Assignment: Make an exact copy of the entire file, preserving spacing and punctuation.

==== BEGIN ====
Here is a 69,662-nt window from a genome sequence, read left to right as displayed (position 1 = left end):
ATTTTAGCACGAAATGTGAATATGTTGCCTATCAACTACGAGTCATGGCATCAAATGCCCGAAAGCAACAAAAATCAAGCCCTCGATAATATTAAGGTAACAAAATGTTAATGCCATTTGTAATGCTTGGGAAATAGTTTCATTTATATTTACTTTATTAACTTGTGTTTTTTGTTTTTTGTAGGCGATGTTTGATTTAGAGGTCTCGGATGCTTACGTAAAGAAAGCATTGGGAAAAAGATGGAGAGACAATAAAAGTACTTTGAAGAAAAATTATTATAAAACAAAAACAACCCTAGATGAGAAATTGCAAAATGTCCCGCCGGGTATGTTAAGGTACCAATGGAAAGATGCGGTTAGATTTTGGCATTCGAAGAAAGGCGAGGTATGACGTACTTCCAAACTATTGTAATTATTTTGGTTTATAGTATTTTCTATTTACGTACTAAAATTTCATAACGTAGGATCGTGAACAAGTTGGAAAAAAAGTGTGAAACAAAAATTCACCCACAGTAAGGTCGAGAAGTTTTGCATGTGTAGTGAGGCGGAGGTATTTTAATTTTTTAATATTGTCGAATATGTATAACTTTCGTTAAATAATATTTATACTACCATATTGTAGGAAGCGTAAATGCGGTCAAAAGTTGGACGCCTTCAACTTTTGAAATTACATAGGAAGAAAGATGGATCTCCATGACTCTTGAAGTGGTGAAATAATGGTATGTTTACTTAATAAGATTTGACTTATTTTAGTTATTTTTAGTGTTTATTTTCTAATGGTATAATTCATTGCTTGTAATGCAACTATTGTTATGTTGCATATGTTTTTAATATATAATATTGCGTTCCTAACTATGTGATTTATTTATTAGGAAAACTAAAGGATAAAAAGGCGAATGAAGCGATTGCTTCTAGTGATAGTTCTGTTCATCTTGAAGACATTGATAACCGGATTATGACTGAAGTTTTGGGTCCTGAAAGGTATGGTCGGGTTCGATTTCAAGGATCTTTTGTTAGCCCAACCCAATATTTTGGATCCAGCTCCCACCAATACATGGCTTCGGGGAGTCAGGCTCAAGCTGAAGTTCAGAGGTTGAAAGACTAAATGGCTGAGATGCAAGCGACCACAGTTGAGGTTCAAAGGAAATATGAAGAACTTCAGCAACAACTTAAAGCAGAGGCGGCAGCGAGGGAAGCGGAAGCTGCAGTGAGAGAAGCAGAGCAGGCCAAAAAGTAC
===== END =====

Here is a 69,662-nt window from a genome sequence, read left to right as displayed (position 1 = left end):
ATTTTAGCACGAAATGTGAATATGTTGCCTATCAACTACGAGTCATGGCATCAAATGCCCGAAAGCAACAAAAATCAAGCCCTCGATAATATTAAGGTAACAAAATGTTAATGCCATTTGTAATGCTTGGGAAATAGTTTCATTTATATTTACTTTATTAACTTGTGTTTTTTGTTTTTTGTAGGCGATGTTTGATTTAGAGGTCTCGGATGCTTACGTAAAGAAAGCATTGGGAAAAAGATGGAGAGACAATAAAAGTACTTTGAAGAAAAATTATTATAAAACAAAAACAACCCTAGATGAGAAATTGCAAAATGTCCCGCCGGGTATGTTAAGGTACCAATGGAAAGATGCGGTTAGATTTTGGCATTCGAAGAAAGGCGAGGTATGACGTACTTCCAAACTATTGTAATTATTTTGGTTTATAGTATTTTCTATTTACGTACTAAAATTTCATAACGTAGGATCGTGAACAAGTTGGAAAAAAAGTGTGAAACAAAAATTCACCCACAGTAAGGTCGAGAAGTTTTGCATGTGTAGTGAGGCGGAGGTATTTTAATTTTTTAATATTGTCGAATATGTATAACTTTCGTTAAATAATATTTATACTACCATATTGTAGGAAGCGTAAATGCGGTCAAAAGTTGGACGCCTTCAACTTTTGAAATTACATAGGAAGAAAGATGGATCTCCATGACTCTTGAAGTGGTGAAATAATGGTATGTTTACTTAATAAGATTTGACTTATTTTAGTTATTTTTAGTGTTTATTTTCTAATGGTATAATTCATTGCTTGTAATGCAACTATTGTTATGTTGCATATGTTTTTAATATATAATATTGCGTTCCTAACTATGTGATTTATTTATTAGGAAAACTAAAGGATAAAAAGGCGAATGAAGCGATTGCTTCTAGTGATAGTTCTGTTCATCTTGAAGACATTGATAACCGGATTATGACTGAAGTTTTGGGTCCTGAAAGGTATGGTCGGGTTCGATTTCAAGGATCTTTTGTTAGCCCAACCCAATATTTTGGATCCAGCTCCCACCAATACATGGCTTCGGGGAGTCAGGCTCAAGCTGAAGTTCAGAGGTTGAAAGACTAAATGGCTGAGATGCAAGCGACCACAGTTGAGGTTCAAAGGAAATATGAAGAACTTCAGCAACAACTTAAAGCAGAGGCGGCAGCGAGGGAAGCGGAAGCTGCAGTGAGAGAAGCAGAGCAGGCCAAAAAGTAC